When was the last time you tried a new restaurant without a recommendation?
If you’re like me, it’s probably been a while.
Everyone you’ve ever met is just naturally inclined to seek the opinion of others before trying something new.
On your own, you don’t know if that new ramen house down the street is any good, but your brother says he took a date there and had a great time.
That carries weight in your decision making as a consumer.
A staggering 97% of customers read online reviews before they buy. And almost half of those interviewed will only trust 4-stars or better.
So you should pay attention the quality of your business’s reviews.
The issue for you is that winning five-star reviews takes time.
To make matters worse, many businesses see social proof as being largely out of their control. Consumers “feel the way they feel” about your business, even if you do everything right.
But I don’t think we should accept that.
Everything you do as a business should be calculated and purposeful, so leaving such a vital element to chance is crazy.
There are methods that allow you to win more good reviews, faster, and with better results.
You just have to know where to look.
Where do you start? By knowing just how reviews work and how much they do impact your bottom line.
Here’s Why You Should Care
I’ve worked with business owners that didn’t care about online reviews, and it always bugged me.
You put so much money, sweat, and grit into something just to “not care” that someone says you can do better? No!
But even if you’re one of those that “doesn’t care,” there are data-driven conclusions that undeniably prove why reviews are important.
One of the best examples I’ve seen comes from a study published in the Wall Street Journal by some environmental researchers:
They were attempting to convince consumers to save money by using fans in the summer instead of air conditioning.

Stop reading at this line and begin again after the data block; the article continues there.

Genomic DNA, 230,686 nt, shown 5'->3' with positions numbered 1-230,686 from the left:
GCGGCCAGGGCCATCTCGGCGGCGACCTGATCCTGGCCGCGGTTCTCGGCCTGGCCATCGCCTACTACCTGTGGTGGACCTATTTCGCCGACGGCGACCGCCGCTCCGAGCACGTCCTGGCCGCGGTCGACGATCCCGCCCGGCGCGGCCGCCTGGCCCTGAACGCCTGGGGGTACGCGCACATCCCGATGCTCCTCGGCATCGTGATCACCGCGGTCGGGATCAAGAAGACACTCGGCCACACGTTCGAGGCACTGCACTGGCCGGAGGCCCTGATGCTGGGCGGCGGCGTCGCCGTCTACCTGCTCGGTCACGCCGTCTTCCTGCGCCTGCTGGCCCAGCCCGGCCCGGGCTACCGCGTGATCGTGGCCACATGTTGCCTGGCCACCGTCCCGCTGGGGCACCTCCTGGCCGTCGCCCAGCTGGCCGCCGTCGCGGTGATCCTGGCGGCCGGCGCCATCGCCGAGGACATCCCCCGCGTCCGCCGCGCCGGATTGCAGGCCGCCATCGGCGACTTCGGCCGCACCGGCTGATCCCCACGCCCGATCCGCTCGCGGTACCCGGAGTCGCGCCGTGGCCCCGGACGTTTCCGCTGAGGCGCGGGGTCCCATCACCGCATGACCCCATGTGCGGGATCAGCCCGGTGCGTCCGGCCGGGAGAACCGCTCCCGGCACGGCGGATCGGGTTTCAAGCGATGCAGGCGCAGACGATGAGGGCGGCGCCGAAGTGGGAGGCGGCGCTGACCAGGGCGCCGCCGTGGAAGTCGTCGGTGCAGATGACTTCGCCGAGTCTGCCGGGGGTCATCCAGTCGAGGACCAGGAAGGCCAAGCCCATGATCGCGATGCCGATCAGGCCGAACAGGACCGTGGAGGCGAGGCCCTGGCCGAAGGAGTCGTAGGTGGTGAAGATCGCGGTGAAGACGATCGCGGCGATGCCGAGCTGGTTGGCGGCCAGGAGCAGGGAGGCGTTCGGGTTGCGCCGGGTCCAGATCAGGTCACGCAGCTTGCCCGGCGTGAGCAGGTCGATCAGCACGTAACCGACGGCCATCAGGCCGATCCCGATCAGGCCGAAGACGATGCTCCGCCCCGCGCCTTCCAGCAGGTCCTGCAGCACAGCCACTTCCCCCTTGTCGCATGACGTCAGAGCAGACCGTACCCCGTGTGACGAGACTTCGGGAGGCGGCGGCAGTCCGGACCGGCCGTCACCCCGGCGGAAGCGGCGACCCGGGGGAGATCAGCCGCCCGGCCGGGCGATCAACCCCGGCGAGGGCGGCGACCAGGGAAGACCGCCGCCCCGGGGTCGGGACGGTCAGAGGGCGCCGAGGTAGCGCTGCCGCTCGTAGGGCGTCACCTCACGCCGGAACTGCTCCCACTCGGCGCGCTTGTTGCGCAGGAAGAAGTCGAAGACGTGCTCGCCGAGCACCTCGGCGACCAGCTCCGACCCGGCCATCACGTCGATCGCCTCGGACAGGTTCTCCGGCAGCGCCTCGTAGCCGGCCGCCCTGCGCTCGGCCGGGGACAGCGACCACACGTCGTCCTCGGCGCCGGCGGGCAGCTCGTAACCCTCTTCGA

The most convincing argument? Social proof that their neighbors were already doing it.
But that’s just the tip of the iceberg. There so much more to consider.
Invesp found that consumers will actually spend more if your business is well-reviewed:
What else in your business provides a 31% increase in revenue that you can do today?
You could probably fire someone, but that’s not adding revenue, it’s just cutting cost. And you’ll probably regret it.
My point is: you don’t have many other avenues to see a hike in spending like that for your business other than 5-star reviews.
Or you can think of it in the negative.
Bad reviews are hurting your business and affecting your online performance. That dip you’ve seen in earnings over the last few years might be tied to how poorly you’re being reviewed.
A single negative review from a user could immediately drop your sales anywhere from 5-8%.
I’m not sure about you, but there have been plenty of times when I don’t think I could afford a dip like that.
Even if you don’t think it’s a big deal, a stall that big can severely dampen momentum and morale.
And what about your existing customers? Do they read reviews?
Positive rankings actually drive 18% higher loyalty and 21% higher purchase satisfaction from customers.
And when you’re spending 5 – 25 times more to win a new customer as opposed to retaining one, that 18% loyalty rate looks pretty good.
Plus higher satisfaction improves your odds of getting more positive reviews. That’s just simple math.
So at this point, I hope you’re convinced about the importance of online reviews. Because now we’re going to talk about how to make sure yours are in the top 1%.
Know Where to Position Yourself
There are plenty of reviewing sites on the web these days. But not all of them are created equal.
For example, Yellow Pages was the giant of directory listings in the last century.
But most people don’t look to them now as a trusted source when they’re researching an unknown business.
Focusing all of your efforts on an underserved source is just a waste of time.
You need to aim for reviews on the review sites that are going to convert. These sites should be well-known and make it easy to leave reviews.
So where do the most influential reviews occur?
In most cases, the Big 3 are Google, Facebook, and Yelp.
As you can see, these sites have a combined average just shy of 300 million visitors each month.
They’re also suitable for any business, which makes them one of the digital lifelines of many local businesses.
And while the statistics will always vary from business to business, a combined 83% of patrons of service-related industries relied on Google, Yelp, and Facebook.
If you’re not getting reviews on one of these sites, it’s most likely for one of two reasons. You’re either:
Not on the site at all.
Or you’ve made it difficult to find and review you.